In 1905 England, Dan Stevens plays a drifter searching for his kidnapped sister inside a mysterious religious cult.
The cult leaders deliver menacing performances, and Stevens disappears into his role as an outsider confronting the mob. Writer/director/editor Gareth Evans’s kinetic-but-realistic style serves these elements well, delivering taut action dripping with manic testosterone. The film’s world feels authentic, from the sets to the costumes to the sweaty, grimy performers themselves.
But Evans fumbles the story’s supernatural elements. Early on, we’re shown a menacing-looking barn with a strange figure silhouetted in its doorway. An excellent visual, full of ominous mystery and dread. But Evans reveals the barn’s secret too early, and the film never recovers.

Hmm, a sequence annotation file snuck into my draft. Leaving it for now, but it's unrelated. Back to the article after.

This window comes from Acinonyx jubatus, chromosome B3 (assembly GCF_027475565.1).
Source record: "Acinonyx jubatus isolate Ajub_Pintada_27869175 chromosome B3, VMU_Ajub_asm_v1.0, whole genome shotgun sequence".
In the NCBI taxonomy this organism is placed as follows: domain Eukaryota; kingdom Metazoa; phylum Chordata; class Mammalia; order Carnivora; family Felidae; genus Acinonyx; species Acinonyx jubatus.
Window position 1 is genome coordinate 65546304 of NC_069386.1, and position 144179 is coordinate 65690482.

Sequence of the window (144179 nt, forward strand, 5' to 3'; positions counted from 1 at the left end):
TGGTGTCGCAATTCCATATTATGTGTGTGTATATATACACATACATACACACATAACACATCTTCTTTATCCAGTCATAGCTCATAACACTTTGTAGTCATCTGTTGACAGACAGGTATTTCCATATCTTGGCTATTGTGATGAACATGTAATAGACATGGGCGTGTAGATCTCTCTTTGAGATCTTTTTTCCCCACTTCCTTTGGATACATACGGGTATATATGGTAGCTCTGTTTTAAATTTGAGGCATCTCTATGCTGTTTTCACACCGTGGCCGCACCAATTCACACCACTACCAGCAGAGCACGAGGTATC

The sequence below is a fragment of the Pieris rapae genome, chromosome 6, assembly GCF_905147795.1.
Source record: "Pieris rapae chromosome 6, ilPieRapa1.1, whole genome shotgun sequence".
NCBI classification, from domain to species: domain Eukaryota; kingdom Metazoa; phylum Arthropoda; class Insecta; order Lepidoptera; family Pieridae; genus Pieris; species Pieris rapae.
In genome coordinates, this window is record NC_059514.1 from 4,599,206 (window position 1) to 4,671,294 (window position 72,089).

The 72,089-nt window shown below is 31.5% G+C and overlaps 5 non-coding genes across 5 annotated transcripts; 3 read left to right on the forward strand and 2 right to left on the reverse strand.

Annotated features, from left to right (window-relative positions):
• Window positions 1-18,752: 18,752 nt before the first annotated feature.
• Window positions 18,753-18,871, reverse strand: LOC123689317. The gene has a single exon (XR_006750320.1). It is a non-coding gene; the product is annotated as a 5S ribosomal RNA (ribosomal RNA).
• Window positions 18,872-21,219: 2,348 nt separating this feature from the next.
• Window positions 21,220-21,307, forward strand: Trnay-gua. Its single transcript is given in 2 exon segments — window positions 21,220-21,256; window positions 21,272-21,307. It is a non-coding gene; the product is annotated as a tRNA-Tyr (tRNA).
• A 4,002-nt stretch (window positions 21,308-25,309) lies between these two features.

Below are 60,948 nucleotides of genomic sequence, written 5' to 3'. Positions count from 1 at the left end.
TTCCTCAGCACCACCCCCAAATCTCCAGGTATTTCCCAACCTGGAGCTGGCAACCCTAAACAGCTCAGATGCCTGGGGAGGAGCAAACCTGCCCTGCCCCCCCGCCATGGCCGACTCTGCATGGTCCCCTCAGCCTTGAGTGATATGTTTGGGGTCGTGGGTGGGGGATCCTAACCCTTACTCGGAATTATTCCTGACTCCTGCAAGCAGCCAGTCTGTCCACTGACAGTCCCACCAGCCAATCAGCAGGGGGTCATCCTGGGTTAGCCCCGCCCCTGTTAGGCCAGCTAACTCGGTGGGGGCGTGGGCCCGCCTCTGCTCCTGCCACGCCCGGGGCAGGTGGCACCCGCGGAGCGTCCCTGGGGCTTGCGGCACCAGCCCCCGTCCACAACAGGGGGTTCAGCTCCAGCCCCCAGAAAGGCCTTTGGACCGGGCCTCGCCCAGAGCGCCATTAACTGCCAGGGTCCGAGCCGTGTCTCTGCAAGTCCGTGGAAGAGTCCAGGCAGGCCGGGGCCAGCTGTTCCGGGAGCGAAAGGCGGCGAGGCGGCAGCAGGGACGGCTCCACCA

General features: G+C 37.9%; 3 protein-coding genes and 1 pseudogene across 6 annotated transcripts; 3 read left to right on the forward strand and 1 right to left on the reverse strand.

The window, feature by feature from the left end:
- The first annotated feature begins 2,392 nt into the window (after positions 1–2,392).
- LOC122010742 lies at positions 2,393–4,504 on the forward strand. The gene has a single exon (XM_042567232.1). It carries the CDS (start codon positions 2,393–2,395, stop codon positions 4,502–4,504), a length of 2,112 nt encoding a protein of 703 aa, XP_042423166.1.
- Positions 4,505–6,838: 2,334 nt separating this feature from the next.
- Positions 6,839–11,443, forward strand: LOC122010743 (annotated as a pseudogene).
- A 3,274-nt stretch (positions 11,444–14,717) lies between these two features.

Compounding this misstep, Evans applies the same kinetic-but-realistic visual style to the film’s supernatural elements, betraying the latex and makeup artifice.
This may sound as though I didn’t enjoy Apostle. I did. But given the potential, I can’t help feeling a bit disappointed.